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By on October 15, 2020

On Wednesday, the California Air Resources Board (CARB) urged manufacturers to disclose any unapproved hardware or software that might place a vehicle’s emissions outside of the acceptable parameters of legality. CARB said those who comply would be subjected to reduced penalties and reminded everyone that it’s going to be opening a state-of-the-art testing facility that will be better at catching cheaters in 2021. It’s so advanced, the board suggested it might even be able to catch totally new violations.

You’ve likely seen this tactic employed by an exasperated parent or substitute teacher. An illicit substance is found tucked away somewhere and they parade it around demanding whoever owns it to fess up immediately or face harsher consequences later. This obvious trap is best avoided by committing a lesser crime right then and there or being so obstinate that you’re issued a minor punishment just for being annoying  thus freeing you of suspicion for the pornography Mr. Lawson found taped beneath the bleachers.

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By on September 4, 2020

BMW i3 LAPD Vehicles

In 2014, Mayor Eric Garcetti wanted to show Los Angeles that he would take an active role in spearheading “environmental justice,” announcing several initiatives to combat the city’s notorious air pollution.

One of those efforts involved transitioning government-owned fleets towards battery power and hybridization. By the following year, the LAPD announced it was ready to consider contracts with various automakers ready to help provide the non-emergency administrative unit (which was new at the time) with a fleet of environmentally friendly vehicles.

BMW ultimately won out, resulting in a fleet of i3 hatchbacks — some of which were painted and given lights for traffic enforcement duties or other light police work (e.g. community outreach). The leasing agreement kicked off in 2016 and ultimately cost taxpayers over $10,200,000 when combined with the charging infrastructure that had to be installed to support them. But the department and the mayor started taking heat after the public learned the vehicles were hardly ever used for police business, resulting in a minor scandal.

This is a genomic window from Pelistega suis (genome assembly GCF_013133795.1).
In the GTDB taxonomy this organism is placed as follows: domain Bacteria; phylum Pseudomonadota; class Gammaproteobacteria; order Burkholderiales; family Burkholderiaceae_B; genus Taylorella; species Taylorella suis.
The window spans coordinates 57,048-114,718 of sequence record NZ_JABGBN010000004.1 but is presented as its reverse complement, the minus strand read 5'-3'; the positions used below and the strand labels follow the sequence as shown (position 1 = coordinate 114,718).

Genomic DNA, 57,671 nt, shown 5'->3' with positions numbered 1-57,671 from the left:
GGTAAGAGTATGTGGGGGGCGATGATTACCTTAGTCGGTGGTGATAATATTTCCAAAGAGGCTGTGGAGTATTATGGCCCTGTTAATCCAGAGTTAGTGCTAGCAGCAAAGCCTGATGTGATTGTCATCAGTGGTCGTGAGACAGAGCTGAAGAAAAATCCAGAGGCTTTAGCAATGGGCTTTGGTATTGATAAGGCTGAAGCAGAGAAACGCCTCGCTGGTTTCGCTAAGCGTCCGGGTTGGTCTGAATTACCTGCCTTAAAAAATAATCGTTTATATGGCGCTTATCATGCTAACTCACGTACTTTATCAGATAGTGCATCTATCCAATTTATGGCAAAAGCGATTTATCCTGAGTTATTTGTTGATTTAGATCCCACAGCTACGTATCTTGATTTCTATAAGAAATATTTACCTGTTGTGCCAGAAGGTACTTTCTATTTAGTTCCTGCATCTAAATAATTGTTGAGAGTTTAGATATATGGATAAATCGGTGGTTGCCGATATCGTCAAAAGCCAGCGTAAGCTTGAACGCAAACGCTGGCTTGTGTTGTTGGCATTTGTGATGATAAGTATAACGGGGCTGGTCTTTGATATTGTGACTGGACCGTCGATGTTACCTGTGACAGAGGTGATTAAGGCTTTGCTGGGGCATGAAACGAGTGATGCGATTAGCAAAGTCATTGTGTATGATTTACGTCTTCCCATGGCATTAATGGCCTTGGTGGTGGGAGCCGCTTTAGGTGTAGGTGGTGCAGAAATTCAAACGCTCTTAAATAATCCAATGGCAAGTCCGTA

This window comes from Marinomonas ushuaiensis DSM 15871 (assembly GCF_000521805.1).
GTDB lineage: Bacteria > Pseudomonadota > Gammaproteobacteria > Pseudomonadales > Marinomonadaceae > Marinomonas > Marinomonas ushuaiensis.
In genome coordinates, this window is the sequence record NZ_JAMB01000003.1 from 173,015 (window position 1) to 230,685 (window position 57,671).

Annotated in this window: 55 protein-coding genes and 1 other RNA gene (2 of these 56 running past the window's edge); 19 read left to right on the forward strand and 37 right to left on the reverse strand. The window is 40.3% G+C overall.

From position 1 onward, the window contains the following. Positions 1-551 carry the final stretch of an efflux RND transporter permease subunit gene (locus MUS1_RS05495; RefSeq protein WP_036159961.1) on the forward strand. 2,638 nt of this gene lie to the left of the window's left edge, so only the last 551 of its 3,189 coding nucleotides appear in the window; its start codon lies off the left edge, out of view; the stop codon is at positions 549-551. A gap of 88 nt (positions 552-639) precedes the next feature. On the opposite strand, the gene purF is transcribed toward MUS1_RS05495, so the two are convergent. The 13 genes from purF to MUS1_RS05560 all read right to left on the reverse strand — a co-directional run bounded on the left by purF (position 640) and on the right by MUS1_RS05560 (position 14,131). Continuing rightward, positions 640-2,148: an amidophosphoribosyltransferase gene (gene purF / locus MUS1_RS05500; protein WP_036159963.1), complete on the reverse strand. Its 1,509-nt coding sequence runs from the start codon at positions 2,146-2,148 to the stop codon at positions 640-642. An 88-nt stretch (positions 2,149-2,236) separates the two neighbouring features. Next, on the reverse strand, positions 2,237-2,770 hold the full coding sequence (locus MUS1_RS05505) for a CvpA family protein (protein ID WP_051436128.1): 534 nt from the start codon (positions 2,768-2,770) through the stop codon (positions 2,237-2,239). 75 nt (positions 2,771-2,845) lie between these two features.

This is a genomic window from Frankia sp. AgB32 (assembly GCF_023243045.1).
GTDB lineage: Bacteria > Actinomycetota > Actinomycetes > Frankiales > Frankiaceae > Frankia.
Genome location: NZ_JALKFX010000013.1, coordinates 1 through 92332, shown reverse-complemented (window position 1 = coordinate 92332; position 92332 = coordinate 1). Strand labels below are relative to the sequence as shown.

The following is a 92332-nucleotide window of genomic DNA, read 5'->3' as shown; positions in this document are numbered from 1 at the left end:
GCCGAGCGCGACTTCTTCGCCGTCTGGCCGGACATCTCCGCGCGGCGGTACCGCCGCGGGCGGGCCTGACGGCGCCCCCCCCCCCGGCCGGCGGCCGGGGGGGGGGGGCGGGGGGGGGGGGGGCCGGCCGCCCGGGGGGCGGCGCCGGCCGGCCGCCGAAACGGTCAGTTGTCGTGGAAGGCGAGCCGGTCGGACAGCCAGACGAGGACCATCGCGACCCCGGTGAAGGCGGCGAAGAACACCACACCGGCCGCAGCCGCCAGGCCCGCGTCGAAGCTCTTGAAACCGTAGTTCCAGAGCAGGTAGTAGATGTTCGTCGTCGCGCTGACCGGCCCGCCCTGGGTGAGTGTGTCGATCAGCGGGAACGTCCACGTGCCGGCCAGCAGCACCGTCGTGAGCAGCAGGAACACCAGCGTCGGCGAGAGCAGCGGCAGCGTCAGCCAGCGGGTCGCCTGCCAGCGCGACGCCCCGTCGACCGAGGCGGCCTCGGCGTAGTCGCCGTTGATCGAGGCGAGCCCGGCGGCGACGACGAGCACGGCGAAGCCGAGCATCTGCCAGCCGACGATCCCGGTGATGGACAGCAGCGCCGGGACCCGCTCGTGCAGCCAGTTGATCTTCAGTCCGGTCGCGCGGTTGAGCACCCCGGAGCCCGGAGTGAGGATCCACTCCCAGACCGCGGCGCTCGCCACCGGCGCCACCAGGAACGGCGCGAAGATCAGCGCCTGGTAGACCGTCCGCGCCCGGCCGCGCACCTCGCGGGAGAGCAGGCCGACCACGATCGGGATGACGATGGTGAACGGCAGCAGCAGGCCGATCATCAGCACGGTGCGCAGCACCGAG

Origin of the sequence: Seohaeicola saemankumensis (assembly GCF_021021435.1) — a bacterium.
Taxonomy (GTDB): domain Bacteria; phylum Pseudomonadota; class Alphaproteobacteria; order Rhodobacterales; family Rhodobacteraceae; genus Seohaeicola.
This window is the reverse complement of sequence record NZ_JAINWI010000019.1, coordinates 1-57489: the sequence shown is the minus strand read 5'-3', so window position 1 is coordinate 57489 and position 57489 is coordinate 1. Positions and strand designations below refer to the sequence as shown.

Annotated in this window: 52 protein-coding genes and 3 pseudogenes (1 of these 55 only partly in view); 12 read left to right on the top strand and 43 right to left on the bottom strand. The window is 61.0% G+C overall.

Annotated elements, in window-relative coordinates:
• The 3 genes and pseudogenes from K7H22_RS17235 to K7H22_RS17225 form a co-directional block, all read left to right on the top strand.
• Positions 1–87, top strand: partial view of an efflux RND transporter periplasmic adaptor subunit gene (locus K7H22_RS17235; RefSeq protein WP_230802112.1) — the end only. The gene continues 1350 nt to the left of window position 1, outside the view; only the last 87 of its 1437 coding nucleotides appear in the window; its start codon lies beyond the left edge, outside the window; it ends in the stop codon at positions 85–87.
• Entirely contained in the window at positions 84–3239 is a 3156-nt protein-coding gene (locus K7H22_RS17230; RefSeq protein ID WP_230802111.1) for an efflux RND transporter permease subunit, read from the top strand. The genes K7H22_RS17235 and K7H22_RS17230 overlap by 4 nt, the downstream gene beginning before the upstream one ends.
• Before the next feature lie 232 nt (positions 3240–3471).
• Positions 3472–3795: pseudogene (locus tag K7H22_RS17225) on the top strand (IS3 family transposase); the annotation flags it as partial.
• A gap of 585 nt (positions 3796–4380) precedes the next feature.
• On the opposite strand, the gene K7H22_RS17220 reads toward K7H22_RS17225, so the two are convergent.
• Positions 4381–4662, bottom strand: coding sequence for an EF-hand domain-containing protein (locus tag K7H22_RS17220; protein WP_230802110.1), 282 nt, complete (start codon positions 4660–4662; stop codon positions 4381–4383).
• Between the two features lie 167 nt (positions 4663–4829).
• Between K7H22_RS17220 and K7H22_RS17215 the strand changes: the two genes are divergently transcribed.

Notifying the world that the program seems to have been a massive waste of resources didn’t change anything, however. Most vehicles saw little use through 2019 and many are now being sold by the dealership that initially leased them to the LAPD. (Read More…)

By on September 4, 2020

The Global Alliance for Vehicle Data Access (GAVDA) has issued a letter to automotive manufacturers around the world to request consumers be given direct access to the data generated by the vehicles they drive. While the group is comprised of organizations representing rental agencies, car sharing, independent vehicle repair shops that also want access to the information, it’s likewise backed by several consumer advocacy groups that worry customers and small businesses are being taken advantage of.

At the core of the letter is a refutation of claims made in a June 3rd memo the Alliance for Automotive Innovation (AAI) sent to Congress. That group is an assemblage of the world’s largest industry players with an aim to monetize driving data as quickly as possible. It just so happens that the duo are diametrically opposed to how the government should handle user information. (Read More…)

By on August 31, 2020

Not every hybrid or electric vehicle motors along at low speeds with only road noise, and perhaps a bit of motor whine, alerting people in its path to its presence. However, under a new rule issued by the National Highway Traffic Safety Administration, automakers were told to ensure their vehicles emit a warning noise at speeds of up to 18.6 mph.

The measure was first proposed back in 2010, when hybrids were few and EVs almost non-existent. Moving at the speed of bureaucracy (the Department of Transportation finalized the rules in 2016), the low-speed noise mandate was supposed to finally enter into law last September, but the NHTSA extended the deadline by a year. On Monday, the agency extended it once again. (Read More…)

By on August 27, 2020

The writing was on the wall for months, ever since federal agents raided former United Auto Workers president Dennis Williams’ home last September.

Since hosting those gun-toting visitors, Williams cooled his heels, uncharged by waiting for the inevitable hammer to drop. We say inevitable, as Williams’ name was mentioned as a co-conspirator in the trial of another UAW official, with Williams accused of funneling funds earmarked for UAW members into lavish living and gifts for himself and his fellow embezzlers.

In the meantime, Williams watched the union’s previous president — his successor — step down and subsequently be charged for the same illicit deeds court documents claim he performed.

On Thursday, the inevitable came. (Read More…)